But for now, when they will have to demonstrate that they have the arithmetic confidence of the Lok Sabha by surviving the confidence vote, BJP & Friends, a 15-party coalition, are likely to be spared any rigorous test of principle and managerial and manipulating skills. They are more or less guaranteed confirmation in the seat of power by a small but comfortable margin. The reason for this lies more in the politics of the situation than in its simple arithmetic. Led by the Telugu Desam Party, which has 12 members in the new Lok Sabha, an influential section of the United Front is dead set against any idea of supporting a Congress-led government at the Centre. For many of the constituents of the United Front, the Congress(I) remains the principal adversary in the crucial battleground of State electoral politics, although they cannot pretend any longer that the BJP is only a long-distance or 'national level' adversary. Therefore, for the TDP and its fellow travellers, abstention in any vote of confidence in the Lok Sabha seems to be the foreseeable political future. The TDP and other vulnerable parties like the Dravida Munnetra Kazhagam and the Janata Dal, each with six Lok Sabha members, might also see an opportunity here to gain some leverage and even insurance against moves to destabilise their State governments. The basic rationalisation for abstention, an opportunist course of action, is that voting out the BJP will inevitably mean voting in a Congress(I)-led experiment. On the other hand, there are equally influential constituents of the United Front - led by the Communist Party of India (Marxist) and Mulayam Singh Yadav's Samajwadi Party - who are determined to vote out the BJP-led regime at any time of day or night.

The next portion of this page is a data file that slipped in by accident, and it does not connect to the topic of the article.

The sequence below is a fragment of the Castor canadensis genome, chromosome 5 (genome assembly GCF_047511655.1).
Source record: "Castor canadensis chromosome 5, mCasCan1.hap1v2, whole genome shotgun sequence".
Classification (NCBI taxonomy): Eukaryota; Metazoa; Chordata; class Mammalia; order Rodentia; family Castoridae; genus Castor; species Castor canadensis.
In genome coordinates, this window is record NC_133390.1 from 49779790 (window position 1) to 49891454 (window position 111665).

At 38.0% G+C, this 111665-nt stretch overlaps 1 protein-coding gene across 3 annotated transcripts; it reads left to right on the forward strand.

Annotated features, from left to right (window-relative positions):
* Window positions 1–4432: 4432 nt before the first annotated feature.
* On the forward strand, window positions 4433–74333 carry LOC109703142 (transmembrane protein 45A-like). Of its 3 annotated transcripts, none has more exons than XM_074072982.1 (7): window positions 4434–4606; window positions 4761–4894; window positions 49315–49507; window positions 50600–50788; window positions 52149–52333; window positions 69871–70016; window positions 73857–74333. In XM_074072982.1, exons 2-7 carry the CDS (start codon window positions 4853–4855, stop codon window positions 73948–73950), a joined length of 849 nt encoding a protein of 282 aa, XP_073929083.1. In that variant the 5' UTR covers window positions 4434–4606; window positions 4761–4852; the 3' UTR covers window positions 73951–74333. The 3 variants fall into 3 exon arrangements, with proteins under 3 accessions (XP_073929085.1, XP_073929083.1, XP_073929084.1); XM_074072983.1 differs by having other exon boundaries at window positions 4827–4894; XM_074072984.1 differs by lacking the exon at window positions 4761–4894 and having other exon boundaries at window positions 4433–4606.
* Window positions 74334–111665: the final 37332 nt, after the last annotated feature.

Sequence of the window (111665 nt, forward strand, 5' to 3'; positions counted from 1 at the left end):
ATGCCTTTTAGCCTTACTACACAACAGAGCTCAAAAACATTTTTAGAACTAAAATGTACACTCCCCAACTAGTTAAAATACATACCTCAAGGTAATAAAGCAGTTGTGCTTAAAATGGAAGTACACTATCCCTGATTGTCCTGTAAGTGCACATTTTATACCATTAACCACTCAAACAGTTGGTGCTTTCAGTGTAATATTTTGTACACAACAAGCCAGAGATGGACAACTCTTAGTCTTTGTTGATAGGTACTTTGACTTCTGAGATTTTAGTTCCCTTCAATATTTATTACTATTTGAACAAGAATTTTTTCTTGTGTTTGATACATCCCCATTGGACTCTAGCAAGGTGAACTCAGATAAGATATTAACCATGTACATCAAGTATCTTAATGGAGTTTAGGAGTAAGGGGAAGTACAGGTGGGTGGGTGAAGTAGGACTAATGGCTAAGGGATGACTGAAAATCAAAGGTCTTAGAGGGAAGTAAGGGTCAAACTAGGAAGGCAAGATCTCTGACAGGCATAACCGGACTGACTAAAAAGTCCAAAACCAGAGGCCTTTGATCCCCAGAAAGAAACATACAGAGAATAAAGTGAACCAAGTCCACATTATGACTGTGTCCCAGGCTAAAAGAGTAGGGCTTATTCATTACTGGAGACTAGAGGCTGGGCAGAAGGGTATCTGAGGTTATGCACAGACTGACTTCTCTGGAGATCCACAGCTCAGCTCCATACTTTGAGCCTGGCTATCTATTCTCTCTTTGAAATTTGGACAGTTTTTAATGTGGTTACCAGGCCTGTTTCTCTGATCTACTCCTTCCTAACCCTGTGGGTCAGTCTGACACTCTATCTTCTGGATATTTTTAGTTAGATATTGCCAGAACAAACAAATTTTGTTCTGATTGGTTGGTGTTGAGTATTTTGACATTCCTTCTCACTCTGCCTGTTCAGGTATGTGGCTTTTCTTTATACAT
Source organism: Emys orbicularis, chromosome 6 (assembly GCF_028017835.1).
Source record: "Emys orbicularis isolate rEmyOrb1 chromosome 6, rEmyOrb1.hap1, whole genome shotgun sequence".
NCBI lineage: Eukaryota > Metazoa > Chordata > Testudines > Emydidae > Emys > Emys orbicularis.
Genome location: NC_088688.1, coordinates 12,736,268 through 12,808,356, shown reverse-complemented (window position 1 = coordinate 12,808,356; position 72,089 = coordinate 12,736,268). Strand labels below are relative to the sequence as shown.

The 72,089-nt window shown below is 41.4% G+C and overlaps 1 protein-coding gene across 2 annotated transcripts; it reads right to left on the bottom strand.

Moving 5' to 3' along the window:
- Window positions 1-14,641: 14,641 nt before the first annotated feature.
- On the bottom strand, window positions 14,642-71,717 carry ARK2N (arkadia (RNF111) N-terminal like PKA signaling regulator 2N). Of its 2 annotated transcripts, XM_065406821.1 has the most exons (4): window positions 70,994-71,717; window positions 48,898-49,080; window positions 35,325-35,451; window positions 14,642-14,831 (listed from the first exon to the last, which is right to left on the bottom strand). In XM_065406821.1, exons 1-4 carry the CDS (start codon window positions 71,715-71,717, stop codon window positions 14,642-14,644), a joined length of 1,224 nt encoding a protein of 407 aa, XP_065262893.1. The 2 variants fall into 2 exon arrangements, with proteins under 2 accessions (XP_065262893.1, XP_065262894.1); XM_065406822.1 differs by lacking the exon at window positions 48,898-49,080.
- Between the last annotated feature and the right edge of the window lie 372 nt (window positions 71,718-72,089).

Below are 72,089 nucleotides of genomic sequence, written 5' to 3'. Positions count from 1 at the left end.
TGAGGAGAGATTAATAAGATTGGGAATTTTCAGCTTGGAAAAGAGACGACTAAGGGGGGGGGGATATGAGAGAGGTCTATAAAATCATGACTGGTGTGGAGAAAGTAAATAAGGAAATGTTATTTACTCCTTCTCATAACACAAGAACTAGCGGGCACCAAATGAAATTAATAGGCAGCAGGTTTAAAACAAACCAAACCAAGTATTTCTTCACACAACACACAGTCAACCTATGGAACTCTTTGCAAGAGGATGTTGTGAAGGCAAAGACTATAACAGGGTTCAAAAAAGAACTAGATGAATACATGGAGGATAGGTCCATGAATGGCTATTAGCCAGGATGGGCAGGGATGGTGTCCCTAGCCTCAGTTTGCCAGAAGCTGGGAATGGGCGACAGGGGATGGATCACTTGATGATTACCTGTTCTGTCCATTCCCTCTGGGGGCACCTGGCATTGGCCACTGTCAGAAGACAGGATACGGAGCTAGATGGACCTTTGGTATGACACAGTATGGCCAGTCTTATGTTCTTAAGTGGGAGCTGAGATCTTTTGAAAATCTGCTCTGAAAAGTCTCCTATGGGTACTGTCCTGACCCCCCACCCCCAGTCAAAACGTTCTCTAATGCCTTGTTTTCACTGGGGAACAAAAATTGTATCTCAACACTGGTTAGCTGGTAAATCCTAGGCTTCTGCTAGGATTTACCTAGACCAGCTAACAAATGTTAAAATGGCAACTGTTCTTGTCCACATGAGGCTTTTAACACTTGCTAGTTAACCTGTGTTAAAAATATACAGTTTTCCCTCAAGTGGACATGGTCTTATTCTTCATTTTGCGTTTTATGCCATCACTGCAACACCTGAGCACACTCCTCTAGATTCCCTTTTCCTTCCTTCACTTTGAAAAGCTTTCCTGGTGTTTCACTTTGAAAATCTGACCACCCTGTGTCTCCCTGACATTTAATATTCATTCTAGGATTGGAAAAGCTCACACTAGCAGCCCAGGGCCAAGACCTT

Who will win out within the time-span the developing Indian political process is going to allow the twelfth Lok Sabha? And what will that time-span be? There is no point even in attempting to answer the second question now (even if informed guesses may hover around the two year mark for the Lok Sabha and perhaps a shorter span for the Vajpayee minority government). As for the first question, the answer obviously depends on the relative political performance and response of each of the three fronts, more accurately of the various political parties that make up the three fronts.